On the second day of trial, on a stretch of state highway resembling so many others, I experienced the peculiar sensation of confusion, a momentary lapse of coherence, when I could not have said whether I was, in fact, coming or going. I continued forward only because I knew that I had journeyed without stopping and so must be on the correct route. A mist hung over the fields on either side of me. I could have been anywhere, at any time: Newton County, Arkansas, on my way to Fayetteville; south of Kansas City, traveling to Memphis; or passing the long stretch of green before the "Watch For Fog" bridge, in mid-Missouri, on my way to St. Louis.
A trial is often the anti-climax for the lawyers conducting it. The hours, and days, and weeks before the judge raises the curtain by uttering the first words of the record consume the advocates who stage the play. By the time I unpack my trial bag, unloading files and tablets onto the counsel table, I have already played each scene a thousand different ways. I have already analyzed my performance, and relentlessly critiqued the evidence on both sides, as well as every decision that I have made since my client signed our contract. In half of the scenarios, the judge rules in my client's favor; in half, against us.
The truth, as the whole world knows, lies between what one side wants and what the other fights to claim. Family law cases have no clean resolution. No jury eyes the witnesses and says, "Find for the plaintiff, award fifty thousand dollars", and no judge's gavel ends the dispute. No check can be written to satisfy anyone but the lawyers who shuffle papers. There are no winners; and there are too many losers.
I used the extra hours on Thursday to settle back into my office routine. I drove the hour into town and parked in the space behind my customary place, behind a car with no handicapped license or placard, the driver of which obviously has no regard for the rights of disabled people or the sanctity of the law. I photographed his license plate with my too-Smart phone, uploaded it to Facebook with a caustic comment, and dragged my crippled legs from the cramped confines of my little Vue. Thirty minutes later, nursing a cooling cup of coffee, I answered my assistant's request that I talk to a couple of clients in the conference room with a long, heart-felt groan. But I went, and forty-five minutes later, as I shook the hand of a young father and Air Force corpsman who only wanted my assurance that I would fight for his right to see his son even when he went on active duty, I felt no remorse.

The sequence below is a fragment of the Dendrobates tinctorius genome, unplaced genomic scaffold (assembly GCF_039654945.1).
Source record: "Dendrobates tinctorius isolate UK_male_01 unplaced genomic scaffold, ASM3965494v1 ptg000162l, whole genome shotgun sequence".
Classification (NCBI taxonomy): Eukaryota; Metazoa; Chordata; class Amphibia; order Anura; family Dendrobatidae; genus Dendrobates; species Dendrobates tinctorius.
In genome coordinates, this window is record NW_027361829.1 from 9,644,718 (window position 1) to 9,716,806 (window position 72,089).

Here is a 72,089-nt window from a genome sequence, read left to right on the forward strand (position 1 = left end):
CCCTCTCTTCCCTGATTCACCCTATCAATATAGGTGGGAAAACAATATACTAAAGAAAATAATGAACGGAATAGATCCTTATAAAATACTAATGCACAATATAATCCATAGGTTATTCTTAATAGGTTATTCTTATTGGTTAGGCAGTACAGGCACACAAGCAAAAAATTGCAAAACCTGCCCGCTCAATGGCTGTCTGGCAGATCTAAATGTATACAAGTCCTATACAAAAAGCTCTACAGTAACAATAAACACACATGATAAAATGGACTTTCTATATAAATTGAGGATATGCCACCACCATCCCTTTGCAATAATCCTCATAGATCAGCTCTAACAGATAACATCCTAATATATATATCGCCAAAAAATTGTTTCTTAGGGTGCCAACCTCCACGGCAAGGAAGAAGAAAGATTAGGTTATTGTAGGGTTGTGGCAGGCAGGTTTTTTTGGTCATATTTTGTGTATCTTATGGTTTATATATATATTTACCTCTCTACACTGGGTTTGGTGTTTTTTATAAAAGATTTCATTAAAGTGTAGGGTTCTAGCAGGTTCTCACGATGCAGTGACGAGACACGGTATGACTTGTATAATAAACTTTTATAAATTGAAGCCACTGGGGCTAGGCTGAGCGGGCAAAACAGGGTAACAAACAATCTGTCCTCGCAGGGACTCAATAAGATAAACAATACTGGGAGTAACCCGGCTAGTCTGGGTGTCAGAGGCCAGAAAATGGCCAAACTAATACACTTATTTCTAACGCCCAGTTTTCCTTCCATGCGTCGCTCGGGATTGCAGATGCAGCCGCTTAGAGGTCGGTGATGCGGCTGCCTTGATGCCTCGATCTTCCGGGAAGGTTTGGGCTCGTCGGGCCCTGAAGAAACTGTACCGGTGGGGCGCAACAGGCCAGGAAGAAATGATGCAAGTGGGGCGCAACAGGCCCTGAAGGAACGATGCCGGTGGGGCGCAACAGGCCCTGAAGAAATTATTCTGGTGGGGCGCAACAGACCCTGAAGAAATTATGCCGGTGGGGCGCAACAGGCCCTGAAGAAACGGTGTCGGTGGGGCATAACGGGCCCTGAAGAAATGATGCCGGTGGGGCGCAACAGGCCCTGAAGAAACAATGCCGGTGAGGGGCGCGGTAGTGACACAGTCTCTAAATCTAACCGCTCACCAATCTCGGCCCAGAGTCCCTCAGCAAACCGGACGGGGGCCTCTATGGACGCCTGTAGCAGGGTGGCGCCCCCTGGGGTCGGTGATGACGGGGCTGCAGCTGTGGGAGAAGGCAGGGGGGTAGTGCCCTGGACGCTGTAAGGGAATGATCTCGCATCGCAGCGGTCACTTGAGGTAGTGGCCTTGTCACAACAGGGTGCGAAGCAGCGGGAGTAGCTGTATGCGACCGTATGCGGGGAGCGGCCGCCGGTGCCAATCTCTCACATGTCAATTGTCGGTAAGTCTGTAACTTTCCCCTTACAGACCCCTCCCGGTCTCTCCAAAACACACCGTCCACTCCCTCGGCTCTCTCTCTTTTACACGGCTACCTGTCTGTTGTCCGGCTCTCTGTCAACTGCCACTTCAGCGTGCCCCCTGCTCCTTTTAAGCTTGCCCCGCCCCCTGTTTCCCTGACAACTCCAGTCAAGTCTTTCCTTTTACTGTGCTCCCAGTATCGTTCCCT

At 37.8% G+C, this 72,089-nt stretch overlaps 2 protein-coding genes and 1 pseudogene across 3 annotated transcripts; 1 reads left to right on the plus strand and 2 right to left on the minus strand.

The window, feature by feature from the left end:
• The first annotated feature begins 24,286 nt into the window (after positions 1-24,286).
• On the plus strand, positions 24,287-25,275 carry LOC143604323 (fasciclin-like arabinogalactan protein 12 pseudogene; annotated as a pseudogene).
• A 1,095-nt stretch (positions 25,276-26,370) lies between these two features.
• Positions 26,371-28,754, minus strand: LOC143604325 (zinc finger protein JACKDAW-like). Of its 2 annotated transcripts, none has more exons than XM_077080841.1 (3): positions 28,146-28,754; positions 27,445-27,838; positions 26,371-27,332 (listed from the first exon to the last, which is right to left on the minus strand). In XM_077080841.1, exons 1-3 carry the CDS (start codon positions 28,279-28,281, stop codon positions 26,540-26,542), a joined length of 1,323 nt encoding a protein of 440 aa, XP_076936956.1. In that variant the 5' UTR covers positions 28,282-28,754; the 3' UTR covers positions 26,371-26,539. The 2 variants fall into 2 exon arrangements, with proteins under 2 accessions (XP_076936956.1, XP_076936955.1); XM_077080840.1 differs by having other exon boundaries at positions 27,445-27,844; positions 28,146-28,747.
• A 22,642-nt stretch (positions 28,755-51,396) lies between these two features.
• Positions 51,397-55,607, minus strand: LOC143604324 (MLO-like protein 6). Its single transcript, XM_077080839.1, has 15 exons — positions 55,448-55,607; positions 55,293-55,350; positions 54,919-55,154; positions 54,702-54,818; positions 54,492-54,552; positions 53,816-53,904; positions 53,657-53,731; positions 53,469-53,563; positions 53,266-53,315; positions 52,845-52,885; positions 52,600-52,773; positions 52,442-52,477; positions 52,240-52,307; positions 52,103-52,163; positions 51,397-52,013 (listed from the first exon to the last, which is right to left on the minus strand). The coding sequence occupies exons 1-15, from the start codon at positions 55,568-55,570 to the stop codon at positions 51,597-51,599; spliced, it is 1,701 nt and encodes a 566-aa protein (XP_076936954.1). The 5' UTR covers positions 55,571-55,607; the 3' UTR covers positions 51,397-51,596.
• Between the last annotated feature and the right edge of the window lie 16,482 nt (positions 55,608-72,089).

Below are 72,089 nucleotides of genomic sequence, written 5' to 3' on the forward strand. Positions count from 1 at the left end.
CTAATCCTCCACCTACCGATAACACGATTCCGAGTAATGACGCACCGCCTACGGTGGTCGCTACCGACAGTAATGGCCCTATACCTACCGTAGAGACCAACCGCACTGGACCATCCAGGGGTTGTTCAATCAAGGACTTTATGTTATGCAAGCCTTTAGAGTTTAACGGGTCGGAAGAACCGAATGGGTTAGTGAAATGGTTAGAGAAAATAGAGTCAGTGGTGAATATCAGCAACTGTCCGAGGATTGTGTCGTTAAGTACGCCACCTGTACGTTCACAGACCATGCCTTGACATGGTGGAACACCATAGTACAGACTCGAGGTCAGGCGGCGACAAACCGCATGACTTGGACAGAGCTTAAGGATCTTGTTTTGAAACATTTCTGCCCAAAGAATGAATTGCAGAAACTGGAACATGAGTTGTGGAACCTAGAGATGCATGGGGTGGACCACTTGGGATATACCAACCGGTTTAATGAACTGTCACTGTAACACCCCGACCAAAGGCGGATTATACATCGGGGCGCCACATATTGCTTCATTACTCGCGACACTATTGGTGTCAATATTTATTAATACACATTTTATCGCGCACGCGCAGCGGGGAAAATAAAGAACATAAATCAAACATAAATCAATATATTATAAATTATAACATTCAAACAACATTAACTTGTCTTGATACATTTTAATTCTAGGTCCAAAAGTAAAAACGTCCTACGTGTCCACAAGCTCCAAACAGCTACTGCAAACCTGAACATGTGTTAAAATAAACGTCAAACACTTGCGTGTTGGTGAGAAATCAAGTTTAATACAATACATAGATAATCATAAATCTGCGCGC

Now the weekend has already given me a pleasant dinner, a trip to the book store, and nine hours of much-needed sleep, albeit with an extra hit of pain medication to quell my protesting, lily-white spastic legs. My husband planted a kiss on my coffee-tinged lips and went off to tennis, leaving me to browse the paper, figure out what's happened to one of my favorite silly comics, and listen to the semi-annual pledge drive on the local public radio station. By and by, I will, with some reluctance, start the weekly house-keeping, but for the moment, I am content to pretend to read the headlines of the morning newspaper, and pour myself another cuppa Joe.
Saturday, September 29, 2012
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The Missouri Mugwump™
- M. Corinne Corley
- I've been many things in my life: A child, a daughter, a friend; a wife, a mother, a lawyer and a pet-owner. I've given my best to many things and my worst to a few. I live in Brookside, in an airplane bungalow. I'm an eternal optimist and a sometime-poet. If I ever got a poem published in The New Yorker, I would die a happy woman. I'm a proud supporter of the Arts in Kansas City. I vote Democrat, fly the American flag, cry at Hallmark commercials, and recycle.